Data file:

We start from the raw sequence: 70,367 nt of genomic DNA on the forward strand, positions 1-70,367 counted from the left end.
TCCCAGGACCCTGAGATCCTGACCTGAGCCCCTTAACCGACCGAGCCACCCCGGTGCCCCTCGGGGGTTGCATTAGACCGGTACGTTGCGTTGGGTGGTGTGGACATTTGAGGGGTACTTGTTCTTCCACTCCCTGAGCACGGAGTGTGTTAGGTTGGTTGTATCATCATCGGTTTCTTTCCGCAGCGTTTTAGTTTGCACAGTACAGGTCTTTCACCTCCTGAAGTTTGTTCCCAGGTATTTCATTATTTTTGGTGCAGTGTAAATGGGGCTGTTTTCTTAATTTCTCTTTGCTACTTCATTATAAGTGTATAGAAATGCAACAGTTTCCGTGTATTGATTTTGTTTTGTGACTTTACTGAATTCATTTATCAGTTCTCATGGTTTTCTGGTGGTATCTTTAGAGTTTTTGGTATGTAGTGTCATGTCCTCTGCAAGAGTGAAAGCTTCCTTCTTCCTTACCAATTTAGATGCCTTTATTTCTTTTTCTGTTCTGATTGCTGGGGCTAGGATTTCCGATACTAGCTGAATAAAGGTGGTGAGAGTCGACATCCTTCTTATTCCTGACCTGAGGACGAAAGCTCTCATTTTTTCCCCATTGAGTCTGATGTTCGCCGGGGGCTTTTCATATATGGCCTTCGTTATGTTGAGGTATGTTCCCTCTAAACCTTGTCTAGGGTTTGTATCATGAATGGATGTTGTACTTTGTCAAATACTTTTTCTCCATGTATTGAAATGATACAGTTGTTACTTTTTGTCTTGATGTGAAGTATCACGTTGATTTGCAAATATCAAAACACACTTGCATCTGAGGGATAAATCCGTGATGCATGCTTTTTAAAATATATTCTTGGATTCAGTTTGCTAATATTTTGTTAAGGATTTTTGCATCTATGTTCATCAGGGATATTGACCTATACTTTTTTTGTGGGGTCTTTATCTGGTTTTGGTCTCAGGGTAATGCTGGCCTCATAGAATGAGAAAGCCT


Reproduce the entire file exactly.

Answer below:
We start from the raw sequence: 70,367 nt of genomic DNA on the forward strand, positions 1-70,367 counted from the left end.
TCCCAGGACCCTGAGATCCTGACCTGAGCCCCTTAACCGACCGAGCCACCCCGGTGCCCCTCGGGGGTTGCATTAGACCGGTACGTTGCGTTGGGTGGTGTGGACATTTGAGGGGTACTTGTTCTTCCACTCCCTGAGCACGGAGTGTGTTAGGTTGGTTGTATCATCATCGGTTTCTTTCCGCAGCGTTTTAGTTTGCACAGTACAGGTCTTTCACCTCCTGAAGTTTGTTCCCAGGTATTTCATTATTTTTGGTGCAGTGTAAATGGGGCTGTTTTCTTAATTTCTCTTTGCTACTTCATTATAAGTGTATAGAAATGCAACAGTTTCCGTGTATTGATTTTGTTTTGTGACTTTACTGAATTCATTTATCAGTTCTCATGGTTTTCTGGTGGTATCTTTAGAGTTTTTGGTATGTAGTGTCATGTCCTCTGCAAGAGTGAAAGCTTCCTTCTTCCTTACCAATTTAGATGCCTTTATTTCTTTTTCTGTTCTGATTGCTGGGGCTAGGATTTCCGATACTAGCTGAATAAAGGTGGTGAGAGTCGACATCCTTCTTATTCCTGACCTGAGGACGAAAGCTCTCATTTTTTCCCCATTGAGTCTGATGTTCGCCGGGGGCTTTTCATATATGGCCTTCGTTATGTTGAGGTATGTTCCCTCTAAACCTTGTCTAGGGTTTGTATCATGAATGGATGTTGTACTTTGTCAAATACTTTTTCTCCATGTATTGAAATGATACAGTTGTTACTTTTTGTCTTGATGTGAAGTATCACGTTGATTTGCAAATATCAAAACACACTTGCATCTGAGGGATAAATCCGTGATGCATGCTTTTTAAAATATATTCTTGGATTCAGTTTGCTAATATTTTGTTAAGGATTTTTGCATCTATGTTCATCAGGGATATTGACCTATACTTTTTTTGTGGGGTCTTTATCTGGTTTTGGTCTCAGGGTAATGCTGGCCTCATAGAATGAGAAAGCCT